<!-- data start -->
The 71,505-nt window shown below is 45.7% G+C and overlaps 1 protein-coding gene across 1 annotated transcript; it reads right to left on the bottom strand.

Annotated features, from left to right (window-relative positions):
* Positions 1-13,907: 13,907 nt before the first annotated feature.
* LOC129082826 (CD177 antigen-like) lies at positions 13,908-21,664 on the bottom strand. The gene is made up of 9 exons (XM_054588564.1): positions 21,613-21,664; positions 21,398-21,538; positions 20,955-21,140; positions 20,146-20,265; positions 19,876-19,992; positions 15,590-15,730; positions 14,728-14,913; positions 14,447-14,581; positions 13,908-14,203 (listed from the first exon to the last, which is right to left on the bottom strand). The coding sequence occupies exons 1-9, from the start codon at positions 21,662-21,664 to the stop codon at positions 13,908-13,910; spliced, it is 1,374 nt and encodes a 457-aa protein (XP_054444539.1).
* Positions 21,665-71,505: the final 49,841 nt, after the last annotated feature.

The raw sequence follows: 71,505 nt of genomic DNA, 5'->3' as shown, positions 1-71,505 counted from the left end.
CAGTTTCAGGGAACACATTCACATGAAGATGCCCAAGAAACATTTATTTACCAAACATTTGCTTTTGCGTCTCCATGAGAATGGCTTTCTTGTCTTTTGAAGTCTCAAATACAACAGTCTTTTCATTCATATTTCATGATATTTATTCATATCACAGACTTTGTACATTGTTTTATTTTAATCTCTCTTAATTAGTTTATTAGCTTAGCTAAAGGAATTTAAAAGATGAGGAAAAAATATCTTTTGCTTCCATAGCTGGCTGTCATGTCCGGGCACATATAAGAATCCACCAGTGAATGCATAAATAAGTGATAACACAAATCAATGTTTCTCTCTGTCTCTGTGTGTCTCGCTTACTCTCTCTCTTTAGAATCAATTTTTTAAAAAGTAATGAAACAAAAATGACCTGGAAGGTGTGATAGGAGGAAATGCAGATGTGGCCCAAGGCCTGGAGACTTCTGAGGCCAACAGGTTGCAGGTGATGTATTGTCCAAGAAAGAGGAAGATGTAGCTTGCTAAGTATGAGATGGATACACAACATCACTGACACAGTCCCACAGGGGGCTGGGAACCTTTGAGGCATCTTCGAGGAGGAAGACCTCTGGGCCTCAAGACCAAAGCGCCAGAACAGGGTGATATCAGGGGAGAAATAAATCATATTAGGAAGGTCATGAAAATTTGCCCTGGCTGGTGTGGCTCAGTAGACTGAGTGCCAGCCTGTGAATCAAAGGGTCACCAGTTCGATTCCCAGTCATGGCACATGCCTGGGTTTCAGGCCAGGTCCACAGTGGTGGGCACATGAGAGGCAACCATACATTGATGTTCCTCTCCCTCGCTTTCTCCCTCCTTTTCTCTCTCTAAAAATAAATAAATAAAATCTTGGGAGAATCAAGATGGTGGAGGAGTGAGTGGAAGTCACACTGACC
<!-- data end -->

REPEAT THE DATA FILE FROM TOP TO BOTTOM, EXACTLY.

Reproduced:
The 71,505-nt window shown below is 45.7% G+C and overlaps 1 protein-coding gene across 1 annotated transcript; it reads right to left on the bottom strand.

Annotated features, from left to right (window-relative positions):
* Positions 1-13,907: 13,907 nt before the first annotated feature.
* LOC129082826 (CD177 antigen-like) lies at positions 13,908-21,664 on the bottom strand. The gene is made up of 9 exons (XM_054588564.1): positions 21,613-21,664; positions 21,398-21,538; positions 20,955-21,140; positions 20,146-20,265; positions 19,876-19,992; positions 15,590-15,730; positions 14,728-14,913; positions 14,447-14,581; positions 13,908-14,203 (listed from the first exon to the last, which is right to left on the bottom strand). The coding sequence occupies exons 1-9, from the start codon at positions 21,662-21,664 to the stop codon at positions 13,908-13,910; spliced, it is 1,374 nt and encodes a 457-aa protein (XP_054444539.1).
* Positions 21,665-71,505: the final 49,841 nt, after the last annotated feature.

The raw sequence follows: 71,505 nt of genomic DNA, 5'->3' as shown, positions 1-71,505 counted from the left end.
CAGTTTCAGGGAACACATTCACATGAAGATGCCCAAGAAACATTTATTTACCAAACATTTGCTTTTGCGTCTCCATGAGAATGGCTTTCTTGTCTTTTGAAGTCTCAAATACAACAGTCTTTTCATTCATATTTCATGATATTTATTCATATCACAGACTTTGTACATTGTTTTATTTTAATCTCTCTTAATTAGTTTATTAGCTTAGCTAAAGGAATTTAAAAGATGAGGAAAAAATATCTTTTGCTTCCATAGCTGGCTGTCATGTCCGGGCACATATAAGAATCCACCAGTGAATGCATAAATAAGTGATAACACAAATCAATGTTTCTCTCTGTCTCTGTGTGTCTCGCTTACTCTCTCTCTTTAGAATCAATTTTTTAAAAAGTAATGAAACAAAAATGACCTGGAAGGTGTGATAGGAGGAAATGCAGATGTGGCCCAAGGCCTGGAGACTTCTGAGGCCAACAGGTTGCAGGTGATGTATTGTCCAAGAAAGAGGAAGATGTAGCTTGCTAAGTATGAGATGGATACACAACATCACTGACACAGTCCCACAGGGGGCTGGGAACCTTTGAGGCATCTTCGAGGAGGAAGACCTCTGGGCCTCAAGACCAAAGCGCCAGAACAGGGTGATATCAGGGGAGAAATAAATCATATTAGGAAGGTCATGAAAATTTGCCCTGGCTGGTGTGGCTCAGTAGACTGAGTGCCAGCCTGTGAATCAAAGGGTCACCAGTTCGATTCCCAGTCATGGCACATGCCTGGGTTTCAGGCCAGGTCCACAGTGGTGGGCACATGAGAGGCAACCATACATTGATGTTCCTCTCCCTCGCTTTCTCCCTCCTTTTCTCTCTCTAAAAATAAATAAATAAAATCTTGGGAGAATCAAGATGGTGGAGGAGTGAGTGGAAGTCACACTGACC